• Interpret section 0.10 of Annex I of REACH on particular effects such as ozone depletion or strong odors to improve evaluations of data for persistence and mobility.

  • Case-by-case designation of PMT/vPvM substances as candidate SVHC under article 57(f) provisions on equivalent level of concern.

  • As a last resort: the precautionary principle could be applied; it has not yet been used under REACH.


Dr. Neumann of the German EPA emphasises that: “most important is that our proposal is a tool for industry to identify substances of concern. And they then may use risk mitigation measures to minimise emissions into the environment” (edited for clarity).

As a next step, the German Environment Agency will update their position paper on Protecting the Sources of Our Drinking Water as a basis to continue discussion.

Companies will need to plan voluntary action to avoid regulation.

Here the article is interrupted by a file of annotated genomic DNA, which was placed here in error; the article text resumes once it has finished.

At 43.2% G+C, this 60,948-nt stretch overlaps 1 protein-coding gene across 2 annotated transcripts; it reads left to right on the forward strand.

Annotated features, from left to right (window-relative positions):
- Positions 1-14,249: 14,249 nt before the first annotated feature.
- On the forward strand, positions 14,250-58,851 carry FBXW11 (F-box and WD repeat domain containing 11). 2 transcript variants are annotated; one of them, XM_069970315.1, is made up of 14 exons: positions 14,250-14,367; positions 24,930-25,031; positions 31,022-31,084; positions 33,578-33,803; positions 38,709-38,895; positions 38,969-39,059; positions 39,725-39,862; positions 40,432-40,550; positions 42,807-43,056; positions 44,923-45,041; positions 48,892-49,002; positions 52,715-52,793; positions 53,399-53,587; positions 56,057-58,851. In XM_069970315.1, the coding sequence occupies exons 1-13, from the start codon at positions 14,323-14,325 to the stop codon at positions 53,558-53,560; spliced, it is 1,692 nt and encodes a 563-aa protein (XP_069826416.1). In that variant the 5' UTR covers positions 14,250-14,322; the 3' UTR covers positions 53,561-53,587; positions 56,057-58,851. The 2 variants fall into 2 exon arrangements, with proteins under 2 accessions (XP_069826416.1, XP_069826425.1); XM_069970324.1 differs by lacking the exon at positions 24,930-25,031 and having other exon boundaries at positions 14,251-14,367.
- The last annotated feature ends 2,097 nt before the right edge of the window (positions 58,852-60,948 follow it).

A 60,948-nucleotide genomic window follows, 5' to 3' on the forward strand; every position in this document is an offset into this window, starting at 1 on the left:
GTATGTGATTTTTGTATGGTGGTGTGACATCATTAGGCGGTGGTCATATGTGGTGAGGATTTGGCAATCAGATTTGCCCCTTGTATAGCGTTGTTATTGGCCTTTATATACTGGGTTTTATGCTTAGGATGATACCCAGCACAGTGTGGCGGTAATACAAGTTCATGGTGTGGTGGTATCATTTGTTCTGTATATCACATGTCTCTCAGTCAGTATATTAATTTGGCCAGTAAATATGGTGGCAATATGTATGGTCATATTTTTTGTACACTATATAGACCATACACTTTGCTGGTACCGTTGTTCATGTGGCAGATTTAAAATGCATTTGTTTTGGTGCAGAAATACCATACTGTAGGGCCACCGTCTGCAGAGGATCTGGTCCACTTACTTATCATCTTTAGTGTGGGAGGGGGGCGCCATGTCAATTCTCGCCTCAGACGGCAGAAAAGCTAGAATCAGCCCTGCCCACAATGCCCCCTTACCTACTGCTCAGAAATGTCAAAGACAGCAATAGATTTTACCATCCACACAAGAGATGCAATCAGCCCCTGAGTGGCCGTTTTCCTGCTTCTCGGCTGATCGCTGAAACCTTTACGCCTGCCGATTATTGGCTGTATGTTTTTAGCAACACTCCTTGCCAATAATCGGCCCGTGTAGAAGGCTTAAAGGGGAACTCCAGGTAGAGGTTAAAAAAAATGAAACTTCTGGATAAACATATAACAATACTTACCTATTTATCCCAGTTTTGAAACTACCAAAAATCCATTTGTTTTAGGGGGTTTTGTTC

• Track the proposed list for substances in the company portfolio.

  • Assess all REACH registered substances against the PMT criteria.

  • Amend Chemical Safety Assessments and Reports, as well as extended safety data sheets, to indicate any operating conditions or management measures necessary to minimise release to the environment of all substances determined to fit the PMT or vPvM criteria.

Additional resources

UBA publications:

NGI screening of REACH dossier data:

Further information is available in English on the webpage of the Protecting Water Resources from Mobile Trace Chemicals (PROMOTE) Project and in German at the UBA Page on Mobile Chemicals.

An excellent peer-reviewed paper on the topic by Thorsten Reemtsma et al appeared in the journal Environmental Science & Technology: Mind the Gap: Persistent and Mobile Organic Compounds — Water Contaminants That Slip Through.

Last reviewed 31 May 2018